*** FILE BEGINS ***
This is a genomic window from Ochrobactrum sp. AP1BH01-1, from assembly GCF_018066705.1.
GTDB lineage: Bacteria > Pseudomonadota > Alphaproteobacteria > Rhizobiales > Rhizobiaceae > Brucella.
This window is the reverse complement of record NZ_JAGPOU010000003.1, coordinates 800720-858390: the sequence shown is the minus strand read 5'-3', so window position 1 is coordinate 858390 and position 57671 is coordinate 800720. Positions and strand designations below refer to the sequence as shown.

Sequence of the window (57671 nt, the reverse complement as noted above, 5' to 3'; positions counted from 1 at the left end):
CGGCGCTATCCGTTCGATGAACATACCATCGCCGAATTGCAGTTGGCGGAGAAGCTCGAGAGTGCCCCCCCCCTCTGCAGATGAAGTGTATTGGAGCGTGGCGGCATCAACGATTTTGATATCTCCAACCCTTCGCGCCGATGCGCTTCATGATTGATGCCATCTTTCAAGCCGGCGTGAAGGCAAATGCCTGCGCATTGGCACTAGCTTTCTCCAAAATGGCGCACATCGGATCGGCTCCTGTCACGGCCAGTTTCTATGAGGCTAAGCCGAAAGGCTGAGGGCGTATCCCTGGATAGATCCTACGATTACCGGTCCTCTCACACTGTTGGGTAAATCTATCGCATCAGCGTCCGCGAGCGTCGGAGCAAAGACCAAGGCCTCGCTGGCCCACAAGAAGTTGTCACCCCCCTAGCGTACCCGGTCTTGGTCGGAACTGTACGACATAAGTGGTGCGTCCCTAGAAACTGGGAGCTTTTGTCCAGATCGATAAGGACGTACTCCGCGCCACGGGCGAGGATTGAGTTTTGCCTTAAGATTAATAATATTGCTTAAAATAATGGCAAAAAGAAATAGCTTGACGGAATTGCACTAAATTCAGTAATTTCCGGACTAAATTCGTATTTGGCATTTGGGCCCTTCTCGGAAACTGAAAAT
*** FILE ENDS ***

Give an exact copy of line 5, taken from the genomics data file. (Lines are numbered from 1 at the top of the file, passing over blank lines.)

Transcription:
CGGCGCTATCCGTTCGATGAACATACCATCGCCGAATTGCAGTTGGCGGAGAAGCTCGAGAGTGCCCCCCCCCTCTGCAGATGAAGTGTATTGGAGCGTGGCGGCATCAACGATTTTGATATCTCCAACCCTTCGCGCCGATGCGCTTCATGATTGATGCCATCTTTCAAGCCGGCGTGAAGGCAAATGCCTGCGCATTGGCACTAGCTTTCTCCAAAATGGCGCACATCGGATCGGCTCCTGTCACGGCCAGTTTCTATGAGGCTAAGCCGAAAGGCTGAGGGCGTATCCCTGGATAGATCCTACGATTACCGGTCCTCTCACACTGTTGGGTAAATCTATCGCATCAGCGTCCGCGAGCGTCGGAGCAAAGACCAAGGCCTCGCTGGCCCACAAGAAGTTGTCACCCCCCTAGCGTACCCGGTCTTGGTCGGAACTGTACGACATAAGTGGTGCGTCCCTAGAAACTGGGAGCTTTTGTCCAGATCGATAAGGACGTACTCCGCGCCACGGGCGAGGATTGAGTTTTGCCTTAAGATTAATAATATTGCTTAAAATAATGGCAAAAAGAAATAGCTTGACGGAATTGCACTAAATTCAGTAATTTCCGGACTAAATTCGTATTTGGCATTTGGGCCCTTCTCGGAAACTGAAAAT